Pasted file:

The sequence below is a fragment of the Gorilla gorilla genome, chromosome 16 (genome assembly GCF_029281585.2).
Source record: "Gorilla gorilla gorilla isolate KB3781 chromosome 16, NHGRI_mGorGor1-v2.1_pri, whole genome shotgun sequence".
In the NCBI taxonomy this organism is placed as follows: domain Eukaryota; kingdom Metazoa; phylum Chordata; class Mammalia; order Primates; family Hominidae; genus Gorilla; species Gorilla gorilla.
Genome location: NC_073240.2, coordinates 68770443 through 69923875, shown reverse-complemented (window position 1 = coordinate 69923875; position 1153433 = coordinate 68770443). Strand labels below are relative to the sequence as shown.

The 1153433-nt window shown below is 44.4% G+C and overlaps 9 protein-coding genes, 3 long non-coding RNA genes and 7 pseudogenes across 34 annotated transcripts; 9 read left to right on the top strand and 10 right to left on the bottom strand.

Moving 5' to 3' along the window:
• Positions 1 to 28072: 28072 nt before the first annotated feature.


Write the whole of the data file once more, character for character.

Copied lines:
The sequence below is a fragment of the Gorilla gorilla genome, chromosome 16 (genome assembly GCF_029281585.2).
Source record: "Gorilla gorilla gorilla isolate KB3781 chromosome 16, NHGRI_mGorGor1-v2.1_pri, whole genome shotgun sequence".
In the NCBI taxonomy this organism is placed as follows: domain Eukaryota; kingdom Metazoa; phylum Chordata; class Mammalia; order Primates; family Hominidae; genus Gorilla; species Gorilla gorilla.
Genome location: NC_073240.2, coordinates 68770443 through 69923875, shown reverse-complemented (window position 1 = coordinate 69923875; position 1153433 = coordinate 68770443). Strand labels below are relative to the sequence as shown.

The 1153433-nt window shown below is 44.4% G+C and overlaps 9 protein-coding genes, 3 long non-coding RNA genes and 7 pseudogenes across 34 annotated transcripts; 9 read left to right on the top strand and 10 right to left on the bottom strand.

Moving 5' to 3' along the window:
• Positions 1 to 28072: 28072 nt before the first annotated feature.